In ‘Your Honor,’ a New Orleans Judge Breaks Bad

“It’s the best premise anybody has ever said to me,” Peter Moffat said.

Three years after first hearing that concept, he is still excited. It doesn’t take much of the first episode of the mini-series he developed from it, “Your Honor,” to make you share Moffat’s enthusiasm.

And it doesn’t hurt that the star is Bryan Cranston.

“What I thought was, ‘Wow, this is a great premise, and what a dynamic first episode,’ Cranston said of the first time Moffat described it. When you can summarize the story to a friend, he added, “and at the end of this little elevator pitch they go, “Wow, I’ve got to see that,” you know that your original instinct was correct.”

But what happens when an instinct leads you astray? It’s an uncertainty at the heart of “Your Honor,” a 10-part thriller set amid a tangled web of political, criminal and racial rivalries, premiering Dec. 6 on Showtime. Adapted from the Israeli series “Kvodo,” the story draws its force by thrusting a father into a predicament that worsens at each step because of the strongest instinct he knows: The drive to protect his son.

Before he entered television, Moffat, 58, worked as a lawyer in London, specializing in criminal defense — an experience that fueled the creation of such series as the courtroom drama “Silk” and “Criminal Justice,” on which HBO’s “The Night Of” was based. (Moffat was an executive producer.) He thought he knew his way around touchy situations and ethical conundrums.

But in 2017, a hypothetical query from the producer Liz Glotzer sent his mind spinning. What would you do, she asked him, if your son hit someone on a motorcycle and left him on the side of the road, dead or dying?

The answer felt obvious to Moffat: He would go to the police and explain what happened.

“Then she added, ‘But what would you do if you discovered that the boy he killed was the son of the main man in the biggest, most vicious crime family?’” Moffat said in a recent three-way interview with Cranston. “I was almost immediately writing the hundred next questions.”

Cranston, 64, whose breakthrough role was the chemistry teacher turned meth mogul Walter White in “Breaking Bad,” was a natural fit to portray the father. In “Your Honor,” his Michael Desiato must scramble to cover his son’s tracks as a vengeful mobster (Michael Stuhlbarg) closes in. Inaction isn’t an option — neither is prison — and Michael’s choices quickly lead him down a path of deceit and criminality.

And perhaps now is a good time to mention that Michael is a criminal-court judge in New Orleans with a best friend (Isiah Whitlock Jr.) running for mayor.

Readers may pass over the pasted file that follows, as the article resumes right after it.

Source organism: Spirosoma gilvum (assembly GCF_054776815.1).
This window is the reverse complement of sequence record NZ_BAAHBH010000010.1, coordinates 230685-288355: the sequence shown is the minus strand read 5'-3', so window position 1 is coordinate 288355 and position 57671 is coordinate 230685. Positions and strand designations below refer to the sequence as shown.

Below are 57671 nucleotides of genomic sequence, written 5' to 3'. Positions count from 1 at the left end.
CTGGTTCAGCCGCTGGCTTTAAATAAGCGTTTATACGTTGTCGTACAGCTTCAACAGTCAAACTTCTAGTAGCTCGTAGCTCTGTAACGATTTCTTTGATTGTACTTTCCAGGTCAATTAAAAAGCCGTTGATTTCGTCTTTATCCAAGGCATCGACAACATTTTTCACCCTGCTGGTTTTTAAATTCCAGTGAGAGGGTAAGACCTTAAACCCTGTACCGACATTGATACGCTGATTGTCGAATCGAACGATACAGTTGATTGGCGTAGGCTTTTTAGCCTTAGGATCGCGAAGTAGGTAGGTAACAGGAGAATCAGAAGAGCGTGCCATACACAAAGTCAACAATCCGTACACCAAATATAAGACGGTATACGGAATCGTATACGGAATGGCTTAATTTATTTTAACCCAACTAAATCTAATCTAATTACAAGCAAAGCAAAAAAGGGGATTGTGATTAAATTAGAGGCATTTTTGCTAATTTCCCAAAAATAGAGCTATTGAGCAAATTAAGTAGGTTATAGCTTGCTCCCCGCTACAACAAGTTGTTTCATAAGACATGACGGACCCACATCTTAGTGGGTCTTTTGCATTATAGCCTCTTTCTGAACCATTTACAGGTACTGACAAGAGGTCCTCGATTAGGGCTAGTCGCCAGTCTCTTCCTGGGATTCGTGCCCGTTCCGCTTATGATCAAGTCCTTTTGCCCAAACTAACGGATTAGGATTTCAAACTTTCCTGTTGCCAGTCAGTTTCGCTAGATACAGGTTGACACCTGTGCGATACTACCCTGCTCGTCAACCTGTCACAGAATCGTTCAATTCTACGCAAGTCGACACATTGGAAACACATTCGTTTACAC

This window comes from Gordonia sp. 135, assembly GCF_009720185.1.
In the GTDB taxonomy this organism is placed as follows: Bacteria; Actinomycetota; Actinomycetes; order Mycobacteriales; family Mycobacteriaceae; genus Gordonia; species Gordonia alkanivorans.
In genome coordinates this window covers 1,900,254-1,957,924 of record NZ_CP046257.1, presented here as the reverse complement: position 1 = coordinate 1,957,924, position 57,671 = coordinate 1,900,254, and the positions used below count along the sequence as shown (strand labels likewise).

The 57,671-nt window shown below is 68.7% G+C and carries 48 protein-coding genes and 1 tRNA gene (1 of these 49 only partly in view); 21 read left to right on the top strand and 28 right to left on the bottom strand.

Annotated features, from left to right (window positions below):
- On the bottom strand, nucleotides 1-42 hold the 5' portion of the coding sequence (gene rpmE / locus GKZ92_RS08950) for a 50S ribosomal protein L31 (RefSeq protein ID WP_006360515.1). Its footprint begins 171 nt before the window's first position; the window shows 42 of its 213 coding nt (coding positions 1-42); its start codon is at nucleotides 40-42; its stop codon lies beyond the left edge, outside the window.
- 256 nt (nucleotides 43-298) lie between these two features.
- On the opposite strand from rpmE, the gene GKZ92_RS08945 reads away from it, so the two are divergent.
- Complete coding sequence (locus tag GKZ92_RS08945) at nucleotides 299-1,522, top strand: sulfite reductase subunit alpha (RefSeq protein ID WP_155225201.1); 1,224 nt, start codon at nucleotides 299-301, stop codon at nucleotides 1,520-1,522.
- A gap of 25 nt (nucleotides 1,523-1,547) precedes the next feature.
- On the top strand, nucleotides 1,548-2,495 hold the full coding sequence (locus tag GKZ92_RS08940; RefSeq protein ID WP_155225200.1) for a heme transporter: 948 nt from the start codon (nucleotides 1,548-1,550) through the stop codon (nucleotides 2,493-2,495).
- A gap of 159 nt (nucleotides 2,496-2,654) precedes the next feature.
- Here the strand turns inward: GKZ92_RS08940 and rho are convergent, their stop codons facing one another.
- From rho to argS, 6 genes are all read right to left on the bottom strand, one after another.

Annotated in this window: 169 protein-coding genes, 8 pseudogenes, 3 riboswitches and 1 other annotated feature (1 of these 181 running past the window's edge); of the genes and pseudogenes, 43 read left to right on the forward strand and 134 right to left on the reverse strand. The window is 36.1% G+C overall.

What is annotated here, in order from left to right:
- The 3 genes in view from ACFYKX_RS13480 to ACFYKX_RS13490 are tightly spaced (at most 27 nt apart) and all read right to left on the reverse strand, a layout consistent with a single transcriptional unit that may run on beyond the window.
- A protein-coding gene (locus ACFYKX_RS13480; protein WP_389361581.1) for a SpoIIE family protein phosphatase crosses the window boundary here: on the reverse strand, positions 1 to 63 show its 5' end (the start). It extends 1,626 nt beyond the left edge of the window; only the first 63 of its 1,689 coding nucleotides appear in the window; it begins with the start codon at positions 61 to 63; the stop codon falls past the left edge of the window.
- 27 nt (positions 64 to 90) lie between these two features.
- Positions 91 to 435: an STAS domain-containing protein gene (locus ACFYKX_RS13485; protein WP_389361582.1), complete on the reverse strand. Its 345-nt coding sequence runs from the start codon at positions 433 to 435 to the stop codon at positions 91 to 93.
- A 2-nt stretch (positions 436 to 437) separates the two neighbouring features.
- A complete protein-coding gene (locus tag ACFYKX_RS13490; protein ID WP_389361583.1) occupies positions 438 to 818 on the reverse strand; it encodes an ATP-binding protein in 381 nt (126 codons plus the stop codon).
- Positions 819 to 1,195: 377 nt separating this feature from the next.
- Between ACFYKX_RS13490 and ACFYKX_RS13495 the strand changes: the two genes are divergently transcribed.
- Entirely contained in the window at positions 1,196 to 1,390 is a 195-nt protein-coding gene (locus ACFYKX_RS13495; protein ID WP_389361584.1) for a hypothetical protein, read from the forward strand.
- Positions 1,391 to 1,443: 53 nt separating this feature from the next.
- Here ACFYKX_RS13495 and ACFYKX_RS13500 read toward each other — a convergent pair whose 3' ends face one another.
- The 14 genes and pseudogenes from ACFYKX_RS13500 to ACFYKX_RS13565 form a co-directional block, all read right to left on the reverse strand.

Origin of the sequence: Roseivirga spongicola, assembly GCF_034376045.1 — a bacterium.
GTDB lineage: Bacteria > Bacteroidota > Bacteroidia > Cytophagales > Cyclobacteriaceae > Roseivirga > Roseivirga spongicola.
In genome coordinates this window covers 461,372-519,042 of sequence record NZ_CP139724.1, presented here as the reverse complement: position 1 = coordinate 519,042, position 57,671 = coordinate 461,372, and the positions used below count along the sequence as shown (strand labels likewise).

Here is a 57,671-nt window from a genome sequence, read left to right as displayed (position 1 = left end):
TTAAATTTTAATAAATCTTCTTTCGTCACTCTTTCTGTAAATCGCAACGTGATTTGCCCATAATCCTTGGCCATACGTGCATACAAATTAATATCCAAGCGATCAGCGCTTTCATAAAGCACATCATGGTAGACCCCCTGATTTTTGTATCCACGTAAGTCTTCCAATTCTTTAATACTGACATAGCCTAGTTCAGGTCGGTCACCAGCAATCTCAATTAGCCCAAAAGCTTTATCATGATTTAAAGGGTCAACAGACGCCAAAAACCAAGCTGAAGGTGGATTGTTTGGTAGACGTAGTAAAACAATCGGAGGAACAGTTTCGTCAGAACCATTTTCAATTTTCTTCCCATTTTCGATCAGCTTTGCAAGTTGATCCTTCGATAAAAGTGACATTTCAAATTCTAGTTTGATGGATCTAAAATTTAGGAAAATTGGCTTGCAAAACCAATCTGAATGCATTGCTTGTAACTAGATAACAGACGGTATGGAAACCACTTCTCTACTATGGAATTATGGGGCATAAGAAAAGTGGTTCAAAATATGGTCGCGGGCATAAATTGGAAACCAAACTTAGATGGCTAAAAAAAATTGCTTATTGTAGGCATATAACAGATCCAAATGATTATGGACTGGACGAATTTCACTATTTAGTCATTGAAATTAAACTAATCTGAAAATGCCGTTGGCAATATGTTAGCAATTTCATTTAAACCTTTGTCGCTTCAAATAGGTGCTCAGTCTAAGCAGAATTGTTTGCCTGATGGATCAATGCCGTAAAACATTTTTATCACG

What could possibly go wrong?

Plenty, as one might guess, but as Cranston noted, “That’s what makes good drama.” He and Moffat, both fathers, convened for a video call earlier this month to discuss their new series and its thorny moral conundrum — the writer from his home in London, the actor from New Orleans, where he was still shooting, unruffled even as his internet connection kept dropping. These are edited excerpts from that conversation and follow-up emails.

Peter, how did the partnership with Bryan come about?

PETER MOFFAT He was our first and best idea for who we thought could play this part. If you’re walking down the streets with him, someone might come up and say something like, ”Keep on doing what you’re doing.” Which clearly doesn’t mean, “Carry on being a chemistry teacher who has cancer.” Everybody feels in Bryan some kind of inherent decency, that he has integrity. His character [in “Your Honor”] has such a long way to fall, so it’s very important that the star of the show gives him a long distance to fall from. It’s also important that who we cast have that kind of agile intelligence, and Bryan has that, too.

BRYAN CRANSTON We first met in a Los Angeles restaurant and he kind of laid it out in his very energetic, excited way — you have a boyish charm about you, Peter. [Laughs.]

MOFFAT I think I remember going through the story episode by episode, and around Episode 4 he said, “Are you going to give me all 10 of these?” I thought, “Oh [expletive], I better shut up.”

CRANSTON Basically you go on the premise and the trajectory of both the story and the character. I am very attracted to characters that are conflicted and troubled.

That’s hard to believe.

CRANSTON And those are the protagonists. [Laughs.] It’s when they stumble that I’m interested, and when an audience is interested to see if they get back up, how they proceed with bloody knees and all.

How did you ensure authenticity?

CRANSTON I did research here in New Orleans, shadowing a superior court judge for a week and then also visiting other courtrooms. I often get the question: “What are you looking for? How can I help you?” And the answer almost invariably is: “I don’t know what I’m looking for.” I’m just soaking it in and not trying to edit anything at that point.

MOFFAT And hoping that nobody is behaving differently because Bryan Cranston is sitting in that courtroom.

CRANSTON That’s the trick. And it is a little tricky.

Do you feel there’s some degree of acting in the courtroom?